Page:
Sudan's ICC dilemma

19 January 2011 by Mohammed Abdulrahman

As Southern Sudan takes its final steps towards separating from Khartoum and becoming an independent state, one of its immediate challenges will be how it would deal with international justice issues.

The three biggest neighbours of the imminent Southern Sudan state - Northern Sudan, Kenya, and Uganda – all have dealt, directly or indirectly, with the International Criminal Court (ICC).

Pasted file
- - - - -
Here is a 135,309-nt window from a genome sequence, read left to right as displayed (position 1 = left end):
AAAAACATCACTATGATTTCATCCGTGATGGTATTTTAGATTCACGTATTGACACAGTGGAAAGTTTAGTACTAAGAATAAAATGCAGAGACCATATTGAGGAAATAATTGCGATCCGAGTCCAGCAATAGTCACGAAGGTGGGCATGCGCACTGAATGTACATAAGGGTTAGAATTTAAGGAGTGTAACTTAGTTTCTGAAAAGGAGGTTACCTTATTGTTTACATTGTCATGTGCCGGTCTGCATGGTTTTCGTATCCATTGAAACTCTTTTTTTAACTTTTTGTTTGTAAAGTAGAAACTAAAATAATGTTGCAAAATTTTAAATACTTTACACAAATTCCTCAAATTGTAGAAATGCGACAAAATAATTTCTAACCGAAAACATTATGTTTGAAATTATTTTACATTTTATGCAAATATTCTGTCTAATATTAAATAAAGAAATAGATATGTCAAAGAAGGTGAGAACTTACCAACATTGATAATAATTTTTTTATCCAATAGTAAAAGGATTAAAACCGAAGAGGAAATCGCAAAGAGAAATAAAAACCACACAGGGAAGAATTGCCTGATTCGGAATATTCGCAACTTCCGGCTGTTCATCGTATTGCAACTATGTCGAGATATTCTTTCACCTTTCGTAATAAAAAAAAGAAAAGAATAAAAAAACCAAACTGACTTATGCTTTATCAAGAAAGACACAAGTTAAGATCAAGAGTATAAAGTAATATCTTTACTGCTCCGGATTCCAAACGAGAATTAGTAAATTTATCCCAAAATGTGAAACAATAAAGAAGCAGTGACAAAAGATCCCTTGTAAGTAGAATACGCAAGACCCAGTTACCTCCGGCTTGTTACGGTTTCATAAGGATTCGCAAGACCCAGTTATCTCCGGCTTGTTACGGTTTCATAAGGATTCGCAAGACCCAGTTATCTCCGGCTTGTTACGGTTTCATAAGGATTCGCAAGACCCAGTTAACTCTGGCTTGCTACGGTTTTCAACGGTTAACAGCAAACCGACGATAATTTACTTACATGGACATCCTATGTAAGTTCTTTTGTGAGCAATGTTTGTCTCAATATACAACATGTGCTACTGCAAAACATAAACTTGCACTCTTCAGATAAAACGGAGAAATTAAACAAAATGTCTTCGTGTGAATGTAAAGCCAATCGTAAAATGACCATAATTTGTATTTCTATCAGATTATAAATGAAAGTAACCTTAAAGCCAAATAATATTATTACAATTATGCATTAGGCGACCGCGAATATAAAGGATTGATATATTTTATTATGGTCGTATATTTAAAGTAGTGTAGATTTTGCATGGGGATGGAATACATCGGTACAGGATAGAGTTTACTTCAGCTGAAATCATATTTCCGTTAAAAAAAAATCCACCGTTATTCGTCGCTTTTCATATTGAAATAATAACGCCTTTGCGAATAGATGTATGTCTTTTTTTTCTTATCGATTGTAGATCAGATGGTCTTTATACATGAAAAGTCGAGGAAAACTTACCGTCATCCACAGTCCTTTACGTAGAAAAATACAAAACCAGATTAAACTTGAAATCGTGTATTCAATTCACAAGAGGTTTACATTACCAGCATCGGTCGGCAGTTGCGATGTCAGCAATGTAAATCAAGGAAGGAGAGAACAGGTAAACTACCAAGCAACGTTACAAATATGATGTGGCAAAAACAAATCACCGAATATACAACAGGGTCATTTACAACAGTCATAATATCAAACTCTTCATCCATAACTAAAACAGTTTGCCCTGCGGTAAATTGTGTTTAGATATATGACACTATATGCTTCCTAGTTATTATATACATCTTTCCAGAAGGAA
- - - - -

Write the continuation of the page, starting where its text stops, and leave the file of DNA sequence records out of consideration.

The most serious test concerns Northern Sudan, as President Omar al Bashir is the ICC’s most prominent fugitive. The court’s prosecutor has charged him with genocide, war crimes and crimes against humanity committed in Darfur. All countries that have ratified the Rome Statute – the court’s governing treaty – must arrest Bashir if he visits any of these states. If Southern Sudan should choose to become an ICC member, it would severely impede the new state’s dealings with its northern neighbour.

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